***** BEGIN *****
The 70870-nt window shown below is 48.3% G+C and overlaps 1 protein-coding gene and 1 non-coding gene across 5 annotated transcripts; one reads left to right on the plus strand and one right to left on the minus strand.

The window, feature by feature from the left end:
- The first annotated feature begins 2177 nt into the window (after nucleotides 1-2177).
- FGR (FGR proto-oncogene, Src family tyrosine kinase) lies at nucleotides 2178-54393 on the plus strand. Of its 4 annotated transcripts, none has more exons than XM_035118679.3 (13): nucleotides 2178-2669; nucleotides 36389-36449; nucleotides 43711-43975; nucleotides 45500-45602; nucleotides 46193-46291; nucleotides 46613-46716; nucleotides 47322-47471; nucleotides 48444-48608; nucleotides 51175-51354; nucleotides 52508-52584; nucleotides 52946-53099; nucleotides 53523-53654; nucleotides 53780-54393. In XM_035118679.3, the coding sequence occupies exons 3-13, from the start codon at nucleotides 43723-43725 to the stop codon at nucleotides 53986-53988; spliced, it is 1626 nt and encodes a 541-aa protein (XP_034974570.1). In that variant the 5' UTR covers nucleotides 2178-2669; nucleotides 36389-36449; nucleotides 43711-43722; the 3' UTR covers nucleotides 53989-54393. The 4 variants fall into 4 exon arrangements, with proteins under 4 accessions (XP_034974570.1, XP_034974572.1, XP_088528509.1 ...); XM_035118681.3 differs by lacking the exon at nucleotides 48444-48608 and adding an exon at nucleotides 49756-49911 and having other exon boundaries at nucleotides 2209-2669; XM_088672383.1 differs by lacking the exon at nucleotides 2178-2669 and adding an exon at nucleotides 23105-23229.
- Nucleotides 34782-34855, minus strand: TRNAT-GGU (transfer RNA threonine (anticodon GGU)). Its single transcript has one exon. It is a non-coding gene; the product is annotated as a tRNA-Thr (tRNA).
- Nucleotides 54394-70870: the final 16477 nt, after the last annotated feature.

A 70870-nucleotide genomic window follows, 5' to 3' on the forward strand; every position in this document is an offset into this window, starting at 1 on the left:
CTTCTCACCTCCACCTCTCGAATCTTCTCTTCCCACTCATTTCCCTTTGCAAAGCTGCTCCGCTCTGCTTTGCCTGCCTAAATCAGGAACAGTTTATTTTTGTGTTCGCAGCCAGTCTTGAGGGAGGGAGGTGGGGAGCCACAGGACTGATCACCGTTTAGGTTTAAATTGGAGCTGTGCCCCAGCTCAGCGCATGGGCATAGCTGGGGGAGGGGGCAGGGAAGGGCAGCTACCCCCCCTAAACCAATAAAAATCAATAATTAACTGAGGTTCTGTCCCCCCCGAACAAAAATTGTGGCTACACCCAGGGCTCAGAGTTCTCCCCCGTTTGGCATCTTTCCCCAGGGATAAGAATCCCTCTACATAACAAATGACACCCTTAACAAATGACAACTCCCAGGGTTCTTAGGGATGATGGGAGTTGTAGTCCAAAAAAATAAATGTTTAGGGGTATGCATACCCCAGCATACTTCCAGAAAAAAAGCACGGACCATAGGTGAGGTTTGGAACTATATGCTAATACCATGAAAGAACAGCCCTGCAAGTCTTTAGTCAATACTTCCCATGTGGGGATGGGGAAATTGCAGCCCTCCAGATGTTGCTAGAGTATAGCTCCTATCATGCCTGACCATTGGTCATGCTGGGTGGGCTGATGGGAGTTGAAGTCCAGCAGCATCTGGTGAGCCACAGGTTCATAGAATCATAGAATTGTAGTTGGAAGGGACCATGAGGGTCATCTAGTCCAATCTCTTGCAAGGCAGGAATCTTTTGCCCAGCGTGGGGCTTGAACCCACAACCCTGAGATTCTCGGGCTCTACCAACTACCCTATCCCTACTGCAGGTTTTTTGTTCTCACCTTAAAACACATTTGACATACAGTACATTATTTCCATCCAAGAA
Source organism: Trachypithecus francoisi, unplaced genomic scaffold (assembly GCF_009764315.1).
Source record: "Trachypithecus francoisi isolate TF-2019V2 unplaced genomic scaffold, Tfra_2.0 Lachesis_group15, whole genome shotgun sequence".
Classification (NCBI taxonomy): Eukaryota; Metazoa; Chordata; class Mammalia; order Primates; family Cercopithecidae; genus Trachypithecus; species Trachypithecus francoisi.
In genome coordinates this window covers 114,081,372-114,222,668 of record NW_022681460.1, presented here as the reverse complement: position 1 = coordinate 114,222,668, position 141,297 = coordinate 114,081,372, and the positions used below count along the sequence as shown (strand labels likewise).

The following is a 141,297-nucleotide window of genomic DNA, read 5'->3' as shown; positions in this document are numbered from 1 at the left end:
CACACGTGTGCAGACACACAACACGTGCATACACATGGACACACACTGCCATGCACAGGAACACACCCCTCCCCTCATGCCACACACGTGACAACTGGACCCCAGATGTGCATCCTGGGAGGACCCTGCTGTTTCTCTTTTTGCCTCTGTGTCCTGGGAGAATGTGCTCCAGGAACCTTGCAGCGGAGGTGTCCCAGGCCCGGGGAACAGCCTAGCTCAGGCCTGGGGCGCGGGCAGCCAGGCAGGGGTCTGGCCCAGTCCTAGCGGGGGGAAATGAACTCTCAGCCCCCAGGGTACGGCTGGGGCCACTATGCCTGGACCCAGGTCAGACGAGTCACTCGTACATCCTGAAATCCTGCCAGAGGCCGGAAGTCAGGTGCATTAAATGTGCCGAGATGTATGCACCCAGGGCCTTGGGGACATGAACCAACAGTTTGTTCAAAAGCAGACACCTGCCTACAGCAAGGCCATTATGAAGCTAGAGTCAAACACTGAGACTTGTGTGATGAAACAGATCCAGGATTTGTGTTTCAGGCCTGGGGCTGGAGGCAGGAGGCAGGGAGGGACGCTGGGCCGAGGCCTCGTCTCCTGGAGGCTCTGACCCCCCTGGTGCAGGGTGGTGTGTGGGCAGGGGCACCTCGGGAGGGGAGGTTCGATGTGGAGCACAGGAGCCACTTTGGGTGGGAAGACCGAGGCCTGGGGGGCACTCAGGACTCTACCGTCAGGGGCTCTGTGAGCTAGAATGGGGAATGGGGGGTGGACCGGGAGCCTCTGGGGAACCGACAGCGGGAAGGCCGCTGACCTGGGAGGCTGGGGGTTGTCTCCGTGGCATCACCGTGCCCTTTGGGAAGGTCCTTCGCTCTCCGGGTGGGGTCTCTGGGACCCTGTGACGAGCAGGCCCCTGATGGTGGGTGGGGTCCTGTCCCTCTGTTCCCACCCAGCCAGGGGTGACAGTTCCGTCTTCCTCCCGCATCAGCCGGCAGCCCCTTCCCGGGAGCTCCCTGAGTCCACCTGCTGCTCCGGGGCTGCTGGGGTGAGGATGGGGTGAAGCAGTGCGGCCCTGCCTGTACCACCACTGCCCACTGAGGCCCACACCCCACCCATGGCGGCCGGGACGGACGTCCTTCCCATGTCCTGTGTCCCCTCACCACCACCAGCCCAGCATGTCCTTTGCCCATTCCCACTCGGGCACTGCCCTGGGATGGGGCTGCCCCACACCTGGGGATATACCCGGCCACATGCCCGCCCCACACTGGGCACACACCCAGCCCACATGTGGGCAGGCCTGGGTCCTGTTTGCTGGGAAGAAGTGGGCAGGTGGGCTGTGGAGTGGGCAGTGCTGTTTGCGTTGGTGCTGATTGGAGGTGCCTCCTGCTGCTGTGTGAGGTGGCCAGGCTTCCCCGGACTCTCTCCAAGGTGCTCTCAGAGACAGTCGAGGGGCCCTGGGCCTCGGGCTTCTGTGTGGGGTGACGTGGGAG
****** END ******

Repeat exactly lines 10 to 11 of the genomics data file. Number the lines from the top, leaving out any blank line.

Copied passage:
Source record: "Trachypithecus francoisi isolate TF-2019V2 unplaced genomic scaffold, Tfra_2.0 Lachesis_group15, whole genome shotgun sequence".
Classification (NCBI taxonomy): Eukaryota; Metazoa; Chordata; class Mammalia; order Primates; family Cercopithecidae; genus Trachypithecus; species Trachypithecus francoisi.